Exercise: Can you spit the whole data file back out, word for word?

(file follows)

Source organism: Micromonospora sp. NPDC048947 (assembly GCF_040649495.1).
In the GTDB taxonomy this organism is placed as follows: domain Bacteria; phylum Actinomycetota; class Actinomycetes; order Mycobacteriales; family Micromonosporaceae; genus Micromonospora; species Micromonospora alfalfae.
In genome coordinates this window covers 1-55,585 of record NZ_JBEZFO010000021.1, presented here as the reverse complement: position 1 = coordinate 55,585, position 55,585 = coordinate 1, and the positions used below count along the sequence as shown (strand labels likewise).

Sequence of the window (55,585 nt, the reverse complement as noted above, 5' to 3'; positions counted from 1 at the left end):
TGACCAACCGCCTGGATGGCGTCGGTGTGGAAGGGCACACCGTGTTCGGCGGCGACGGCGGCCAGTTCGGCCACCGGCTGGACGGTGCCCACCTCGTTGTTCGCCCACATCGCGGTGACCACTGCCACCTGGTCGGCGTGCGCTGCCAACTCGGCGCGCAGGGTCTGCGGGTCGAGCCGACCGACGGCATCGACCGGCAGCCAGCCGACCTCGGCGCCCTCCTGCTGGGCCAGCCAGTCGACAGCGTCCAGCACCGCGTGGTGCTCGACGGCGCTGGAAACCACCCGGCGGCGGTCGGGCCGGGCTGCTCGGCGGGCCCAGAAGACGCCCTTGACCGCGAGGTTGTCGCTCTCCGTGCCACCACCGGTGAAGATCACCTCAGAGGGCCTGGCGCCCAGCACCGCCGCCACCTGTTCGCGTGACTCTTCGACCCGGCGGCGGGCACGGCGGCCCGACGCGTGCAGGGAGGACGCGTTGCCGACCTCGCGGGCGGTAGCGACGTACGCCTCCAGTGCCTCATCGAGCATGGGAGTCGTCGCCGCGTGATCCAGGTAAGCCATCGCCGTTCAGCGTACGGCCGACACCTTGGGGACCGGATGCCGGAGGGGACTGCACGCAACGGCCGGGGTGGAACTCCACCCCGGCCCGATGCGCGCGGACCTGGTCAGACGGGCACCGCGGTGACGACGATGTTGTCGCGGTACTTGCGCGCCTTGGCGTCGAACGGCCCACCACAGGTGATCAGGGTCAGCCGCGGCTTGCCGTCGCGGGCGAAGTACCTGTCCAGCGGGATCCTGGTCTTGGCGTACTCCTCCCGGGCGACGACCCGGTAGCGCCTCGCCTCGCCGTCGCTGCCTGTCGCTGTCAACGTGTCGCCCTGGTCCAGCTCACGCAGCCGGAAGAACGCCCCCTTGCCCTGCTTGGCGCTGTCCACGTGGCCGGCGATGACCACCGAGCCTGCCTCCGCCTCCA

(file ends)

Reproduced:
Source organism: Micromonospora sp. NPDC048947 (assembly GCF_040649495.1).
In the GTDB taxonomy this organism is placed as follows: domain Bacteria; phylum Actinomycetota; class Actinomycetes; order Mycobacteriales; family Micromonosporaceae; genus Micromonospora; species Micromonospora alfalfae.
In genome coordinates this window covers 1-55,585 of record NZ_JBEZFO010000021.1, presented here as the reverse complement: position 1 = coordinate 55,585, position 55,585 = coordinate 1, and the positions used below count along the sequence as shown (strand labels likewise).

Sequence of the window (55,585 nt, the reverse complement as noted above, 5' to 3'; positions counted from 1 at the left end):
TGACCAACCGCCTGGATGGCGTCGGTGTGGAAGGGCACACCGTGTTCGGCGGCGACGGCGGCCAGTTCGGCCACCGGCTGGACGGTGCCCACCTCGTTGTTCGCCCACATCGCGGTGACCACTGCCACCTGGTCGGCGTGCGCTGCCAACTCGGCGCGCAGGGTCTGCGGGTCGAGCCGACCGACGGCATCGACCGGCAGCCAGCCGACCTCGGCGCCCTCCTGCTGGGCCAGCCAGTCGACAGCGTCCAGCACCGCGTGGTGCTCGACGGCGCTGGAAACCACCCGGCGGCGGTCGGGCCGGGCTGCTCGGCGGGCCCAGAAGACGCCCTTGACCGCGAGGTTGTCGCTCTCCGTGCCACCACCGGTGAAGATCACCTCAGAGGGCCTGGCGCCCAGCACCGCCGCCACCTGTTCGCGTGACTCTTCGACCCGGCGGCGGGCACGGCGGCCCGACGCGTGCAGGGAGGACGCGTTGCCGACCTCGCGGGCGGTAGCGACGTACGCCTCCAGTGCCTCATCGAGCATGGGAGTCGTCGCCGCGTGATCCAGGTAAGCCATCGCCGTTCAGCGTACGGCCGACACCTTGGGGACCGGATGCCGGAGGGGACTGCACGCAACGGCCGGGGTGGAACTCCACCCCGGCCCGATGCGCGCGGACCTGGTCAGACGGGCACCGCGGTGACGACGATGTTGTCGCGGTACTTGCGCGCCTTGGCGTCGAACGGCCCACCACAGGTGATCAGGGTCAGCCGCGGCTTGCCGTCGCGGGCGAAGTACCTGTCCAGCGGGATCCTGGTCTTGGCGTACTCCTCCCGGGCGACGACCCGGTAGCGCCTCGCCTCGCCGTCGCTGCCTGTCGCTGTCAACGTGTCGCCCTGGTCCAGCTCACGCAGCCGGAAGAACGCCCCCTTGCCCTGCTTGGCGCTGTCCACGTGGCCGGCGATGACCACCGAGCCTGCCTCCGCCTCCA